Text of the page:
This expectation that U.S. producers are somehow going to join together with the national oil companies and controlled markets of OPEC, Russia and other countries to intentionally limit production betrays the same fundamental misunderstanding of the nature of the U.S. oil and gas industry that created the global supply glut  and resulting price collapse in the first place.

 

Read the Full Piece Here

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The Oil And Gas Situation – New Price, Production, Policy, Pipeline Targets Arise

Some thoughts on the domestic oil and gas situation as we move into May…

More rigs, more jobs, more drilling, but for how much longer…:  As I pointed out at the beginning of April, the U.S. oil and gas industry added more than 200 new active drilling rigs during the first quarter of 2017.  The pace of new rig activation slowed somewhat during April, but the count continued to rise as a total of 46 new rigs came online during the month.  The current U.S. domestic rig count of 870 is more than double the count of 420 at the end of April, 2016.

It will be interesting to see how much longer this upwards trend in the rig count will continue, given the softening oil price.  The corporate upstream companies have now implemented their capital plans for the first half of 2017, and are beginning the process of evaluating how those plans should be adjusted for the second half of the year.  The rising drilling activity and increasing demand for service companies and their products has predictably resulted in corresponding increases in service costs.  One would expect that, combined with a sub-$50 oil price, to result in a leveling off and possibly even a falling rig count for the last two quarters of the year.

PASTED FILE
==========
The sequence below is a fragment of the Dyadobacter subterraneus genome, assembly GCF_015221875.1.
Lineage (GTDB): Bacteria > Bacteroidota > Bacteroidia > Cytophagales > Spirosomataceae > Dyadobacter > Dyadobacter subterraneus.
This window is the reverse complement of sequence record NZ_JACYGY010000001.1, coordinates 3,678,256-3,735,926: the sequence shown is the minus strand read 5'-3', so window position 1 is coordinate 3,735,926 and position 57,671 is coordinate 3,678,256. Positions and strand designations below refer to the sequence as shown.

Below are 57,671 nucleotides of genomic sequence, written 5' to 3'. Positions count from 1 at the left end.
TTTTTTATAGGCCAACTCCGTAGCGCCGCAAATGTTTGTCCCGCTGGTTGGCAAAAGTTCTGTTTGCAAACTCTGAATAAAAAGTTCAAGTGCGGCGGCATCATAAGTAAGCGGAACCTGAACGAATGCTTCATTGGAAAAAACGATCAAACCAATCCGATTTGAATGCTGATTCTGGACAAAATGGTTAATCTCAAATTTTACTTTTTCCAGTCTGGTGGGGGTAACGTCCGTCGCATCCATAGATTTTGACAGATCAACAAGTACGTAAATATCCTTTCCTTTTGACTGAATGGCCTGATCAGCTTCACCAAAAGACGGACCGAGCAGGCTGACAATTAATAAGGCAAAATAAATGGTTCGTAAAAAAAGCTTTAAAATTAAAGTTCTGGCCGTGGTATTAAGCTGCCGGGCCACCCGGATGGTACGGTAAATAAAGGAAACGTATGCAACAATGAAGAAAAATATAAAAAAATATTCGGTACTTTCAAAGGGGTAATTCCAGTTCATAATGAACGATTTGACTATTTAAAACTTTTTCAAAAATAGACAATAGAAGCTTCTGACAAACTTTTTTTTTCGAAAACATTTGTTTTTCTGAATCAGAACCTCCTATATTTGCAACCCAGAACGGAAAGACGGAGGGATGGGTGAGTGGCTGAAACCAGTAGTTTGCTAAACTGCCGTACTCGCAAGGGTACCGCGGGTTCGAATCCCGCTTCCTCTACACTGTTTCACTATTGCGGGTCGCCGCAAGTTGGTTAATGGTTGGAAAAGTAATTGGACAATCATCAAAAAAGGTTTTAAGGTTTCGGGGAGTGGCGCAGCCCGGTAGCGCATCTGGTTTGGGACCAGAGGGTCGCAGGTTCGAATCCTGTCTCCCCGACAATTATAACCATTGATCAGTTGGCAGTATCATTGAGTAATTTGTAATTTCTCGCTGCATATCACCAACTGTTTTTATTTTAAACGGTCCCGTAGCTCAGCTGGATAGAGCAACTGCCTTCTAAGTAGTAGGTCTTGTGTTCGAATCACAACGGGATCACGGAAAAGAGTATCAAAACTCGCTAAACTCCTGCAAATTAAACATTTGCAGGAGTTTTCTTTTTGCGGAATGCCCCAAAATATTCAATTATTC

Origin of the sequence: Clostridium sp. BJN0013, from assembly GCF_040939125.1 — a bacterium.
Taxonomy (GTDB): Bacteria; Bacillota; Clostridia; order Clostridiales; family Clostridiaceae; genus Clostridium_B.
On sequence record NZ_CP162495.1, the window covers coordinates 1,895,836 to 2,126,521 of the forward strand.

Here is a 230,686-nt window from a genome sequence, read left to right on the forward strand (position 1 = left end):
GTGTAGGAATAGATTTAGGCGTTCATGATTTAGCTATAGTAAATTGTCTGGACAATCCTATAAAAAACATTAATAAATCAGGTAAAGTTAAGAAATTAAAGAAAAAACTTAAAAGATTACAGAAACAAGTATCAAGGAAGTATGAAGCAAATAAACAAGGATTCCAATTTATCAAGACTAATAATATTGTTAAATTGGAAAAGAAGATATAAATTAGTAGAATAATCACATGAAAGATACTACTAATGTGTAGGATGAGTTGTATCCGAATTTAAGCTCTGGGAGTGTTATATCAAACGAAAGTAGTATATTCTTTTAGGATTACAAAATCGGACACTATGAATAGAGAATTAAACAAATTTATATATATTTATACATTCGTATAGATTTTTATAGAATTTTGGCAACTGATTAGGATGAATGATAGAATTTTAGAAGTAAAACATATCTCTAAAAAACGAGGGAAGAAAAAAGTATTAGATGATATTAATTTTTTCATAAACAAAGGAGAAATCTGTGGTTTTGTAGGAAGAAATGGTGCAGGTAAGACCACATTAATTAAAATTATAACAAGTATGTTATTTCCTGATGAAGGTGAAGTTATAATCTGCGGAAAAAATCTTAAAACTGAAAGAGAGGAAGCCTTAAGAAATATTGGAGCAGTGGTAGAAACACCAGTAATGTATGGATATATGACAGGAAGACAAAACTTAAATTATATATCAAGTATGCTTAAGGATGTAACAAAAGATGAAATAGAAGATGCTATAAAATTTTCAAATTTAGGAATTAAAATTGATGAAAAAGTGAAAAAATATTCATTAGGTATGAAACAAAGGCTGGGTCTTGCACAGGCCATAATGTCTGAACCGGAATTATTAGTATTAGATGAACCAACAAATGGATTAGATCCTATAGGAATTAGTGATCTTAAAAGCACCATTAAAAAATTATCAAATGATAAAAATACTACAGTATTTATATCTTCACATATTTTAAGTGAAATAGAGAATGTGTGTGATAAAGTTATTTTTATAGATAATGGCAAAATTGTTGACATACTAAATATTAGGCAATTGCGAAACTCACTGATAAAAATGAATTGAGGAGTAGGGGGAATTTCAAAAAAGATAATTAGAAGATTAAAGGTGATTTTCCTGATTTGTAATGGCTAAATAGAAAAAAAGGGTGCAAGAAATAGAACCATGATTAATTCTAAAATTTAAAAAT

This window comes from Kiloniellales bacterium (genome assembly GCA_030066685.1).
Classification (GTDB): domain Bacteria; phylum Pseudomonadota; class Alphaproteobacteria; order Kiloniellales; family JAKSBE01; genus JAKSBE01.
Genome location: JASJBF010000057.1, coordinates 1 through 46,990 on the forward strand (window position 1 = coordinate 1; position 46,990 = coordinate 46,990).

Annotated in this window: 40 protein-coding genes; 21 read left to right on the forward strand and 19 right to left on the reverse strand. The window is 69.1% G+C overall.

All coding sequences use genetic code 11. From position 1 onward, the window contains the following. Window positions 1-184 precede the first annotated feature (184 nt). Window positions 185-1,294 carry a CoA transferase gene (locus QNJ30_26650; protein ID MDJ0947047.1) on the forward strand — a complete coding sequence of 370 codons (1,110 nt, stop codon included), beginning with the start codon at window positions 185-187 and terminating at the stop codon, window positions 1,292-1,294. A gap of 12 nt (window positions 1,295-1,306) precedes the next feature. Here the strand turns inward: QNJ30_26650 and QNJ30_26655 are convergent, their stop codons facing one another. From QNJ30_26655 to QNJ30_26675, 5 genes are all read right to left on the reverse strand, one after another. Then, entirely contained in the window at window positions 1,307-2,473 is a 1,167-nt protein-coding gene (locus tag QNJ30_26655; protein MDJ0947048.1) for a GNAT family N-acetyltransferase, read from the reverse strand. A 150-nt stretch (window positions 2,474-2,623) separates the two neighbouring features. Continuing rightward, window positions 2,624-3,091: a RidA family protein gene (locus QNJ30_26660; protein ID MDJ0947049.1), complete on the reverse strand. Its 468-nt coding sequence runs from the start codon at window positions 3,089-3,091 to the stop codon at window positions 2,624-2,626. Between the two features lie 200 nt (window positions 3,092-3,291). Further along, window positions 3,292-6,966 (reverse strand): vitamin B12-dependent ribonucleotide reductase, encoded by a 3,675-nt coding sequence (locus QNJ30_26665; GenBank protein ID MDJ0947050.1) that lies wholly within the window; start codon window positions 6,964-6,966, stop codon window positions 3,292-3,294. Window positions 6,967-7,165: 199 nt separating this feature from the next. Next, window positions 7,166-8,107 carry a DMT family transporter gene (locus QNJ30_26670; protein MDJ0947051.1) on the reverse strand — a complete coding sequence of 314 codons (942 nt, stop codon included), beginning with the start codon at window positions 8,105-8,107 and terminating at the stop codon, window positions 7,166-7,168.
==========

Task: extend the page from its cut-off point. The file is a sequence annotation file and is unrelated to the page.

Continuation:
But so much of that depends what OPEC does.: Will OPEC extend its current agreement to curtail production, which expires on June 30, or won’t they?  The answer to this question, more than any other single factor, will determine where the price of crude goes, and thus where the U.S. rig count and drilling budgets go for the second half of 2017.

 The 2017 capital budgets for the majors and the large independent producers who drill the great majority of wells in the U.S. were put into place in anticipation of a crude price at or above $50/bbl.  But the price for West Texas Intermediate (WTI) has recently fallen below that level due in large part to uncertainty about where OPEC will head beginning July 1.

 

Read the Rest Here

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In The Oil Patch – Mathusi Pahl (ep. 107)

In The Oil Patch – Episode 107: host Kym Bolado and her cohost Alvin Bailey caught up with Mothusi Pahl, Senior Vice President of Alphabet Energy! Mothusi and his team have taken huge strides in converting oilfield flares into a usable and extremely efficient energy source. You have to hear this interview!

As always, we also have our associate editor of SHALE Oil & Gas Business Magazine, David Blackmon with us to give us pertinent updates concerning the oil & gas industry.

Listen to the Podcast Here